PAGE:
Looking stylish doesn't necessarily mean having a lot of clothes. Tips from a fashion consultant for adding life to last year's basics
``A little bit of whimsy can update last year's basics to present today's message,'' says Sacramento-based fashion consultant Nancy K. Elorduy (pronounced El-ord-wee). ``Accessories can change the mood and character of an outfit. They add individuality to the often-seen and the old-familiar. And they offer simple ways to add variety to a minimum wardrobe. ``Looking fashionable doesn't necessarily mean having a lot of clothes,'' says Mrs. Elorduy, whose own upbringing stressed quality over quantity.
``I was one of seven children, and there wasn't a lot of money for clothes, so we had to use our imaginations to individualize our hand-me-downs and make them our own.''
After her marriage to a Sacramento probation officer, Mrs. Elorduy decided to use her talents to help others find these shortcuts to style. So she packs up a smashing, seasonable wardrobe of her own designs, a minimum of basics with a maximum of extras, and travels wherever bidden.
In front of mixed (male and female) audiences, she makes up to 35 wardrobe changes with less loss of modesty than wearing a bikini. She is model, commentator, and stage crew all in one. Her commentary educates while her actions illustrate in this quick-change show.
For spring '85, her commentary advocates such hints as using ropes and ropes of pearls, interspersed with gold chains; taking your most colorful scarf and tying it around your neck for a dickey under a suit, or wrapping it around your waist for a sash; adding a small collar to your plain neck blouse; adding a crest to the pocket of a blazer; carrying a smaller-than-usual handbag; not going overboard with pale colored hosiery, and being wary about textured stockings that may be too heavy looking with spring's outfits; adding a brightly colored print dickey to spruce up last year's suit.
Here she might digress a moment to illustrate her own original version of what could be a jabot, dickey, or halter. It's a one-size-fits-all, cut in a one-piece pattern that can be made in an hour or two. It covers the shoulders, culminating in two wide front ties that she wraps around for a high-necked effect, laps loosely to hang over a suit jacket, or ties in a big bow. (To order pattern see below.)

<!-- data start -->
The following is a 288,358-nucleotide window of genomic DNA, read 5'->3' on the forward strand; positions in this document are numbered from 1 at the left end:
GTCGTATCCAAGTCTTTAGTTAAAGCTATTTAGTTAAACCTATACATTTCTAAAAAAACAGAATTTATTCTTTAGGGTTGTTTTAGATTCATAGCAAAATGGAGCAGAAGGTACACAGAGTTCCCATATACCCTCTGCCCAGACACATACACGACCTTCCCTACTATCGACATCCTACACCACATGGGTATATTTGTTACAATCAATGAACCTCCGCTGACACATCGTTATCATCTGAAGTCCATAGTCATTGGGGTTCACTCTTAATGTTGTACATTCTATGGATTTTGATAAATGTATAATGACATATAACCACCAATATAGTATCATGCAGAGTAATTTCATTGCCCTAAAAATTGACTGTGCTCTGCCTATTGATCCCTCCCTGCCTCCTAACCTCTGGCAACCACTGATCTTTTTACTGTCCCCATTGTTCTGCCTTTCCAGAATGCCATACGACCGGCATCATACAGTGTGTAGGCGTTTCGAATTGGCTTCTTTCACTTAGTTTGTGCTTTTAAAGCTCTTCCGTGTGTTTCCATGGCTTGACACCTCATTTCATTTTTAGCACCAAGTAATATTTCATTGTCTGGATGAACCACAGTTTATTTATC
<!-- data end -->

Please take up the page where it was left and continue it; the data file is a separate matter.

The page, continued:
Mrs. Elorduy's presentation also includes a list of what she considers essential wardrobe pieces for the coming season. This season's list includes:
Skirts. Long or short, proportion is the key here, not the dictates of any one designer. ``We are past the age of dictation,'' Mrs. Elorduy says. ``Women have been dictated to regarding skirt length for so long, it's time to learn for ourselves what is right for us.'' A sarong-type skirt looks newest for spring.
Tailored shirts. Loose and long camp shirts that can be belted or not, to top skirts, slacks, or bathing suits.
Dresses. Soft, relaxed lines in prints, and big, bold floral and abstract prints often combined with each other.
Dressy blouses. Preferably collarless to form a background for accessories like a small collar, pearls, or other jewelry. Here, the explosion in prints needs caution. Taking a blouse with white background and red and black flowers, for example, you'd want to pick up maybe the red and white in a striped skirt for contrast and then pull them together with a wide belt in black or red. ``It's important to pick up two of the same colors, not just one,'' says Mrs. Elorduy.
Coats. Unlined, duster types or ones that form part of an ensemble with matching skirt or dress.
Jackets. Blazer-type, also unlined; should be somewhat elongated.
Pants. Pleated and full, possibly with no front crease. ``Buy the shorter-length pants only if they're on sale,'' this consultant advises, because they may be just fads. ``I expect a four- to seven-year life span for all major investments,'' she says. To help shop wisely for basics as well as such transient fads, Mrs. Elorduy presents a special calendar of Good Buys and Buying Times, showing the months when the best selections are to be made and when specific items usually go on sale. (See sidebar.)
The pattern for the original jabot/dickey can be ordered by sending $15 to Nancy K. Elorduy & Associates, 9136 Dupont Way, Sacramento, Calif. 95826.